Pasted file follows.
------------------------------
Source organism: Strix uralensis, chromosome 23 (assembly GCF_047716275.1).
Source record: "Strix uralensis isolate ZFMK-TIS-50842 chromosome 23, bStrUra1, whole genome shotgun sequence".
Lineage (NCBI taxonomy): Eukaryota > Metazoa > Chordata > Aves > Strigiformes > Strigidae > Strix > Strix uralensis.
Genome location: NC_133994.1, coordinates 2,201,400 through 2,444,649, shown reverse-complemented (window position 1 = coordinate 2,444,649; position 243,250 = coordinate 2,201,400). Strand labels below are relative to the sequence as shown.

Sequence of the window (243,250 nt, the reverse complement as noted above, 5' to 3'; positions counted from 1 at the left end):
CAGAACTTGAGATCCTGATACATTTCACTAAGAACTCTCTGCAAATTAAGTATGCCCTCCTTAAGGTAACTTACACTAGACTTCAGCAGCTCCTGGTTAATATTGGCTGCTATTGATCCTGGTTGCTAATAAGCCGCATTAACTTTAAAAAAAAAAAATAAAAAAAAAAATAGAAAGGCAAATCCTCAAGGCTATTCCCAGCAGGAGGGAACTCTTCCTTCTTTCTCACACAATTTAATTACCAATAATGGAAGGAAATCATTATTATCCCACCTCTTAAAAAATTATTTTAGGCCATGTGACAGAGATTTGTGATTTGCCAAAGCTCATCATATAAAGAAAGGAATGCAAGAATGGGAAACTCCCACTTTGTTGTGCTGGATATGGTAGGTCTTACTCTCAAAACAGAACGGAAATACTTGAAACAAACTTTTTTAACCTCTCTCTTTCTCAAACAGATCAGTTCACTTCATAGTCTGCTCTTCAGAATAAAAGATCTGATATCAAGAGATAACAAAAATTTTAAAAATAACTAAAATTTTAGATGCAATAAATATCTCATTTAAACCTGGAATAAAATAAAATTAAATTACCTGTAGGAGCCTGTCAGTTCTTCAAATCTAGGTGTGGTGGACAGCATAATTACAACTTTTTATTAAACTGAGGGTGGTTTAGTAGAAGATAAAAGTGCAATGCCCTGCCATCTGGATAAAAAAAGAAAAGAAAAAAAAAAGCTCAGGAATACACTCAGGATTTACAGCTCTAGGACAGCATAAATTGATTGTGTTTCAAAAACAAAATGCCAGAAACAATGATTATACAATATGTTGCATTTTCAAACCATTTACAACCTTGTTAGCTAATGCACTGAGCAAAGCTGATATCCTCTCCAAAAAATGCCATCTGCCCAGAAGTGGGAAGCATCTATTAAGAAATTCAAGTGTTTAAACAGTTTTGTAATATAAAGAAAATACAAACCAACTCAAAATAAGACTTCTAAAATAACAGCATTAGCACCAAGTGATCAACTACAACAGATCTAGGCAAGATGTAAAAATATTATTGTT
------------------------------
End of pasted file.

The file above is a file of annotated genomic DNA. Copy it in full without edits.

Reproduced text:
Source organism: Strix uralensis, chromosome 23 (assembly GCF_047716275.1).
Source record: "Strix uralensis isolate ZFMK-TIS-50842 chromosome 23, bStrUra1, whole genome shotgun sequence".
Lineage (NCBI taxonomy): Eukaryota > Metazoa > Chordata > Aves > Strigiformes > Strigidae > Strix > Strix uralensis.
Genome location: NC_133994.1, coordinates 2,201,400 through 2,444,649, shown reverse-complemented (window position 1 = coordinate 2,444,649; position 243,250 = coordinate 2,201,400). Strand labels below are relative to the sequence as shown.

Sequence of the window (243,250 nt, the reverse complement as noted above, 5' to 3'; positions counted from 1 at the left end):
CAGAACTTGAGATCCTGATACATTTCACTAAGAACTCTCTGCAAATTAAGTATGCCCTCCTTAAGGTAACTTACACTAGACTTCAGCAGCTCCTGGTTAATATTGGCTGCTATTGATCCTGGTTGCTAATAAGCCGCATTAACTTTAAAAAAAAAAAATAAAAAAAAAAATAGAAAGGCAAATCCTCAAGGCTATTCCCAGCAGGAGGGAACTCTTCCTTCTTTCTCACACAATTTAATTACCAATAATGGAAGGAAATCATTATTATCCCACCTCTTAAAAAATTATTTTAGGCCATGTGACAGAGATTTGTGATTTGCCAAAGCTCATCATATAAAGAAAGGAATGCAAGAATGGGAAACTCCCACTTTGTTGTGCTGGATATGGTAGGTCTTACTCTCAAAACAGAACGGAAATACTTGAAACAAACTTTTTTAACCTCTCTCTTTCTCAAACAGATCAGTTCACTTCATAGTCTGCTCTTCAGAATAAAAGATCTGATATCAAGAGATAACAAAAATTTTAAAAATAACTAAAATTTTAGATGCAATAAATATCTCATTTAAACCTGGAATAAAATAAAATTAAATTACCTGTAGGAGCCTGTCAGTTCTTCAAATCTAGGTGTGGTGGACAGCATAATTACAACTTTTTATTAAACTGAGGGTGGTTTAGTAGAAGATAAAAGTGCAATGCCCTGCCATCTGGATAAAAAAAGAAAAGAAAAAAAAAAGCTCAGGAATACACTCAGGATTTACAGCTCTAGGACAGCATAAATTGATTGTGTTTCAAAAACAAAATGCCAGAAACAATGATTATACAATATGTTGCATTTTCAAACCATTTACAACCTTGTTAGCTAATGCACTGAGCAAAGCTGATATCCTCTCCAAAAAATGCCATCTGCCCAGAAGTGGGAAGCATCTATTAAGAAATTCAAGTGTTTAAACAGTTTTGTAATATAAAGAAAATACAAACCAACTCAAAATAAGACTTCTAAAATAACAGCATTAGCACCAAGTGATCAACTACAACAGATCTAGGCAAGATGTAAAAATATTATTGTT